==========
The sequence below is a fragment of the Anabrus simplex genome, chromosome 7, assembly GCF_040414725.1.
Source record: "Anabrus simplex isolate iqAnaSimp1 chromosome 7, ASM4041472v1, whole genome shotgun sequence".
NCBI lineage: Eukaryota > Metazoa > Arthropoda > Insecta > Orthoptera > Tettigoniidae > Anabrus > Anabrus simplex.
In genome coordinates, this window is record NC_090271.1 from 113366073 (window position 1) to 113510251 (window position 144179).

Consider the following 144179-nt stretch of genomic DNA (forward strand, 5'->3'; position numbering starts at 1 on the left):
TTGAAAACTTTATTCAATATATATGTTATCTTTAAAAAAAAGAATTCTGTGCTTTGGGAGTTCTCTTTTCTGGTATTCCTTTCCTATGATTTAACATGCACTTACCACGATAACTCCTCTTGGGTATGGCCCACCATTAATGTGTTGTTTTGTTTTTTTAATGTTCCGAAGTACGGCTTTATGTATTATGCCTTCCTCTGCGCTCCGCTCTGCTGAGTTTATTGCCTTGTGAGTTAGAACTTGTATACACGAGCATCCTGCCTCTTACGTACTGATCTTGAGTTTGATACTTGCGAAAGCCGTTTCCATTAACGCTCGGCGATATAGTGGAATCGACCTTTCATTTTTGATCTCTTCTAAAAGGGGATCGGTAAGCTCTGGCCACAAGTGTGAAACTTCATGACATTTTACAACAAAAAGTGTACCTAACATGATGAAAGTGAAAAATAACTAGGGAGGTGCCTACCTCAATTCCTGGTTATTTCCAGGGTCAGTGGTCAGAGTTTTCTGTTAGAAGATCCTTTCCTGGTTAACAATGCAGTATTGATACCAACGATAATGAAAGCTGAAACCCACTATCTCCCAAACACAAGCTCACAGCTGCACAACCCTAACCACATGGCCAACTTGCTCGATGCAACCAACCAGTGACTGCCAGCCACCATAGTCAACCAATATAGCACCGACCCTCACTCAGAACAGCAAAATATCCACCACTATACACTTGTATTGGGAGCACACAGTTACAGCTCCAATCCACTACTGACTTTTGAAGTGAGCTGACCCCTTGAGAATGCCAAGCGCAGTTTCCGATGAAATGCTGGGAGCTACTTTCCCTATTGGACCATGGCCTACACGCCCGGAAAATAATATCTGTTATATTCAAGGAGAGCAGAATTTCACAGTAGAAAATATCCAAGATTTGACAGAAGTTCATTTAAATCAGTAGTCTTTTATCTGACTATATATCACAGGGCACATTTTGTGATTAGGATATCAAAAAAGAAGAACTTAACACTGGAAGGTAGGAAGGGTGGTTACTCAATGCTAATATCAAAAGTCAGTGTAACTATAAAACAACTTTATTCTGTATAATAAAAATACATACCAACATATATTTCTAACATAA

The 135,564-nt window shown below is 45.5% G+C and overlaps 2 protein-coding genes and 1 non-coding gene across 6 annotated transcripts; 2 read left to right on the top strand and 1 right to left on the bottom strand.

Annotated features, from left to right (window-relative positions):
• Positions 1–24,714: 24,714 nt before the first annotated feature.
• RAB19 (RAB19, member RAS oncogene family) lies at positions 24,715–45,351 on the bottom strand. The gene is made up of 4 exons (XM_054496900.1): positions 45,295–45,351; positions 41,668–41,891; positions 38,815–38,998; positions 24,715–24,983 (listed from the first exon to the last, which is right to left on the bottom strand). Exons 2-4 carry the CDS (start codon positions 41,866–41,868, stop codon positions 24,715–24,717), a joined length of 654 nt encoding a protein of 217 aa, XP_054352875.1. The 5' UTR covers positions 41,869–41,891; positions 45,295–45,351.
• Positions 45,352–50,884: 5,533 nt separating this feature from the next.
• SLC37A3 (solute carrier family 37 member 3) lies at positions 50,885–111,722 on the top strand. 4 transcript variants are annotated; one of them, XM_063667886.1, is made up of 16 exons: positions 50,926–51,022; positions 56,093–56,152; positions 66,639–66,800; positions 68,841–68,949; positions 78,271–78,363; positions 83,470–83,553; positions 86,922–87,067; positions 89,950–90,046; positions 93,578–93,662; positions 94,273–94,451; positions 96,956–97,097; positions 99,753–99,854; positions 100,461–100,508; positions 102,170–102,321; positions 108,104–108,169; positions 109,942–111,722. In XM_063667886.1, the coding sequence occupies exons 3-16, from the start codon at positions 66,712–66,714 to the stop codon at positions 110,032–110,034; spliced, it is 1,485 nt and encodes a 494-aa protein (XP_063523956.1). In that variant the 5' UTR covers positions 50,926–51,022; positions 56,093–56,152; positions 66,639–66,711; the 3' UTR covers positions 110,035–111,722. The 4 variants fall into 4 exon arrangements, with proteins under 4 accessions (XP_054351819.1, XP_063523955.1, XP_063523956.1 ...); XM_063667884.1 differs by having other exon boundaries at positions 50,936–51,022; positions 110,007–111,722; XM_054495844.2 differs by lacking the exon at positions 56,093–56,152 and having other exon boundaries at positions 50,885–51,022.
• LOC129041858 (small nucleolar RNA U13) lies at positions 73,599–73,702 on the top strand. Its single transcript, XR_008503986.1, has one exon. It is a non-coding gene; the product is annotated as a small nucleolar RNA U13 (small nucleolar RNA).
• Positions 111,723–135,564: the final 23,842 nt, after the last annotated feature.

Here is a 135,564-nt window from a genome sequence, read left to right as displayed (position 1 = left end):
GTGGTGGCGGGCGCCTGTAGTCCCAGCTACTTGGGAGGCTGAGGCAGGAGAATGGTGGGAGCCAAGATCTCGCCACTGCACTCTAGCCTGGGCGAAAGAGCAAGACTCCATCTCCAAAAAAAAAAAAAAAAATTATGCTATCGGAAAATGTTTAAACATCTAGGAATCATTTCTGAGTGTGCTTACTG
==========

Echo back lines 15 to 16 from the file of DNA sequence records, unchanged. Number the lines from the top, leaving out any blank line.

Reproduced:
Here is a 135,564-nt window from a genome sequence, read left to right as displayed (position 1 = left end):
GTGGTGGCGGGCGCCTGTAGTCCCAGCTACTTGGGAGGCTGAGGCAGGAGAATGGTGGGAGCCAAGATCTCGCCACTGCACTCTAGCCTGGGCGAAAGAGCAAGACTCCATCTCCAAAAAAAAAAAAAAAAATTATGCTATCGGAAAATGTTTAAACATCTAGGAATCATTTCTGAGTGTGCTTACTG